With the advent of online social networks, recommender systems have became crucial for the success of many online applications/services due to their significance role in tailoring these applications to user-specific needs or preferences. Despite their increasing popularity, in general, recommender systems suffer from data sparsity and cold-start problems. To alleviate these issues, in recent years, there has been an upsurge of interest in exploiting social information such as trust relations among users along with the rating data to improve the performance of recommender systems. The main motivation for exploiting trust information in the recommendation process stems from the observation that the ideas we are exposed to and the choices we make are significantly influenced by our social context. However, in large user communities, in addition to trust relations, distrust relations also exist between users. For instance, in Epinions, the concepts of personal "web of trust" and personal "block list" allow users to categorize their friends based on the quality of reviews into trusted and distrusted friends, respectively. Hence, it will be interesting to incorporate this new source of information in recommendation as well. In contrast to the incorporation of trust information in recommendation which is thriving, the potential of explicitly incorporating distrust relations is almost unexplored. In this article, we propose a matrix factorization-based model for recommendation in social rating networks that properly incorporates both trust and distrust relationships aiming to improve the quality of recommendations and mitigate the data sparsity and cold-start users issues. Through experiments on the Epinions dataset, we show that our new algorithm outperforms its standard trust-enhanced or distrustenhanced counterparts with respect to accuracy, thereby demonstrating the positive effect that incorporation of explicit distrust information can have on recommender systems.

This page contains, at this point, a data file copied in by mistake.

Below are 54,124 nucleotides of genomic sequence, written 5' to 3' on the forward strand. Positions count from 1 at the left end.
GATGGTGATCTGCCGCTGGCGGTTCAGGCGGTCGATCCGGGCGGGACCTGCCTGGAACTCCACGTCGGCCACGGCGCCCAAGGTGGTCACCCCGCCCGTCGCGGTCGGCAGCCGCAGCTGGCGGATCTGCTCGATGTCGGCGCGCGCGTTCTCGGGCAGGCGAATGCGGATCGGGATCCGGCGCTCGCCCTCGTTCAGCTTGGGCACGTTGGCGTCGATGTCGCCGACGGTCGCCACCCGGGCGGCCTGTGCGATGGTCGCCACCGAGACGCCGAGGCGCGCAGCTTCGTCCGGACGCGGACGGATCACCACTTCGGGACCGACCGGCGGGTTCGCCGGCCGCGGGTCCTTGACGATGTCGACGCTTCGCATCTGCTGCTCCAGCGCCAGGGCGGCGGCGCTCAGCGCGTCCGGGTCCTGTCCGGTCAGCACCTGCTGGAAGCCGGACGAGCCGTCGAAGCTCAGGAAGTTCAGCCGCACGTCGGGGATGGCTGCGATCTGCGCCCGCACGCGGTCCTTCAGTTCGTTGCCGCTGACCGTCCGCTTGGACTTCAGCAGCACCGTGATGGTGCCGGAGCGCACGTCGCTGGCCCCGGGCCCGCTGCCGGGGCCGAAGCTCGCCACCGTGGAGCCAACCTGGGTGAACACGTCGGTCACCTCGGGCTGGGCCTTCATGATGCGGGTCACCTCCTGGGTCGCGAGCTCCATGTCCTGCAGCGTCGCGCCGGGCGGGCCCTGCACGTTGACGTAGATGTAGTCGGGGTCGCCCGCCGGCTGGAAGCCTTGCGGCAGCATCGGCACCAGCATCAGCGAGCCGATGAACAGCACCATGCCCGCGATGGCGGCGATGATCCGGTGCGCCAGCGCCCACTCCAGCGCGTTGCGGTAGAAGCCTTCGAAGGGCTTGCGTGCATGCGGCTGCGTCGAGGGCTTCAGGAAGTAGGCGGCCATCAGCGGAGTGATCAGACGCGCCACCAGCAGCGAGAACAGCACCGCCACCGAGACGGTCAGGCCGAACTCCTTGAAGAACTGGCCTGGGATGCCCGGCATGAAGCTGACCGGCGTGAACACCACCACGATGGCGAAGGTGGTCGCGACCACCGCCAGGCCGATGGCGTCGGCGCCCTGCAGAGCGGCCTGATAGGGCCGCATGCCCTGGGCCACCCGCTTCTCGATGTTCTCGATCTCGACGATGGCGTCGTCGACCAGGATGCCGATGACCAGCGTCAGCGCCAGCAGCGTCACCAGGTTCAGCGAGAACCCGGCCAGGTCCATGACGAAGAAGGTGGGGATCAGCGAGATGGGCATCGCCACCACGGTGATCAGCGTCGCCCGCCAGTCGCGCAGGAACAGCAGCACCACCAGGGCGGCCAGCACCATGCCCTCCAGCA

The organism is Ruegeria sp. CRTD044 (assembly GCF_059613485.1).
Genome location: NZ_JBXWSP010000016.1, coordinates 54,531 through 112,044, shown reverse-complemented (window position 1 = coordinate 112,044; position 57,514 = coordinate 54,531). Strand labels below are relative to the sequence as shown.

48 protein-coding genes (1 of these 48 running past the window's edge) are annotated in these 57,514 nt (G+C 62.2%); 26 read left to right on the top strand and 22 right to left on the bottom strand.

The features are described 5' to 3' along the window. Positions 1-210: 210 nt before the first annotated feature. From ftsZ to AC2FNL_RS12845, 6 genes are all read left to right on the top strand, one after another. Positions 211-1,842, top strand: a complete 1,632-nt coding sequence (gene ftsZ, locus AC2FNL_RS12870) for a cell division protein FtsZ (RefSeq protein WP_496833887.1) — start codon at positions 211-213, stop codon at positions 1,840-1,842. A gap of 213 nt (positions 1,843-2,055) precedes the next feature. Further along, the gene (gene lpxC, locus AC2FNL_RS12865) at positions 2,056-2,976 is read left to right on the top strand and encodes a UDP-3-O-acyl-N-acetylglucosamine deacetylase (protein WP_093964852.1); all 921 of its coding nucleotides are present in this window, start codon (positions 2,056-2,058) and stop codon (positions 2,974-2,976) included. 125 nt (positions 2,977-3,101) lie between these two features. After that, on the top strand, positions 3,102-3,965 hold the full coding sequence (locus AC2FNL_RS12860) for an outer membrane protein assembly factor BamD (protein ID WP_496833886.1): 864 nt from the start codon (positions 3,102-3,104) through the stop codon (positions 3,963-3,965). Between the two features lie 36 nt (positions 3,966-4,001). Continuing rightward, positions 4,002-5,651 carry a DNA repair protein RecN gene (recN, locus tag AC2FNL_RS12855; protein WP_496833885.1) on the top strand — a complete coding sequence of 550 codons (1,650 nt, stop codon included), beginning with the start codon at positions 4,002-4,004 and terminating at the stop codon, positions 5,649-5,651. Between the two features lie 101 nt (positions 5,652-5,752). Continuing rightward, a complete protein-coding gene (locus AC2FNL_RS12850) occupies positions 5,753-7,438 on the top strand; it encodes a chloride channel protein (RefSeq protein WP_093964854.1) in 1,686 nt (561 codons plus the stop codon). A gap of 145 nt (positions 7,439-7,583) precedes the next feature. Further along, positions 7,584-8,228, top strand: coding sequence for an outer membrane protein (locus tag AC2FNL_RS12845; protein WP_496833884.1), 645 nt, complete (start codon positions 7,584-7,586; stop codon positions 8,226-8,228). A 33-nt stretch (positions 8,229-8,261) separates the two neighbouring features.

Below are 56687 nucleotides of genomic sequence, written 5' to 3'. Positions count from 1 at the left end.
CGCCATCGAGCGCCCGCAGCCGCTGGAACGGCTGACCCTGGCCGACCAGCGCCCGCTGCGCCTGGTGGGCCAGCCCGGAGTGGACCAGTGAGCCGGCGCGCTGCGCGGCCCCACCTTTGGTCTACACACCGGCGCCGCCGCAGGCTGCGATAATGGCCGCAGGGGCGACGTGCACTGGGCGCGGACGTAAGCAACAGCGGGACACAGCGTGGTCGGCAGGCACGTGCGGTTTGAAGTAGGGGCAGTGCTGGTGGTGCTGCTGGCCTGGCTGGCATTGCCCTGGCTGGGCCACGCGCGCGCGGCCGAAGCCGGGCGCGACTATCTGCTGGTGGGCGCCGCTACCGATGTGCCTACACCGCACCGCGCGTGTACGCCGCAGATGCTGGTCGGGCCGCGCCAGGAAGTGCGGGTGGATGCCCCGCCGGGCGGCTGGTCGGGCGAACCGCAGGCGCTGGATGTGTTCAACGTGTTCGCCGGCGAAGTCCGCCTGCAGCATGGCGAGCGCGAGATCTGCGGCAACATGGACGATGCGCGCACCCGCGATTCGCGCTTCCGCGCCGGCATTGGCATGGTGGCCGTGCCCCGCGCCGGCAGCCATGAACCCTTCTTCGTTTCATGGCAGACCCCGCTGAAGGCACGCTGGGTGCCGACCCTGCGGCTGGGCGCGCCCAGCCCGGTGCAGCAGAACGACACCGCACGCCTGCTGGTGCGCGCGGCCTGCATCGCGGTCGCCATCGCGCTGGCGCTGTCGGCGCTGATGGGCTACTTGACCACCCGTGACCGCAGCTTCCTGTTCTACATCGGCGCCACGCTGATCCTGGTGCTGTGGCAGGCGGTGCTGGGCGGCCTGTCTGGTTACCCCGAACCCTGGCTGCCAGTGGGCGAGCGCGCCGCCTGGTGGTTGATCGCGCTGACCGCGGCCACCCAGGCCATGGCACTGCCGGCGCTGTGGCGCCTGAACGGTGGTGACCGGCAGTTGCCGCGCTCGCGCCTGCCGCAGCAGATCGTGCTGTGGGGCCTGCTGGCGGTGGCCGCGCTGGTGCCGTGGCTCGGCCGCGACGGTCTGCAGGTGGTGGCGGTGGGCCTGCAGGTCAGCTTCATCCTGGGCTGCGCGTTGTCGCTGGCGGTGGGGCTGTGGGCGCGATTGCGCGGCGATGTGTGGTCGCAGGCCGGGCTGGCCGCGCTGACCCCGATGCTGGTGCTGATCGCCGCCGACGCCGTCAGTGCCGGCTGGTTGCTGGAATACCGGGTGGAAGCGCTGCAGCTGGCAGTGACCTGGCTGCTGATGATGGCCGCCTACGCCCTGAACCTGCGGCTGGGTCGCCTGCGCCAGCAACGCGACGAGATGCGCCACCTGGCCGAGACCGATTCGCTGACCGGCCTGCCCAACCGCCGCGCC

- Matrix factorization
- Recommender systems
- Social relationships
ASJC Scopus subject areas
- Information Systems
- Business, Management and Accounting(all)
- Computer Science Applications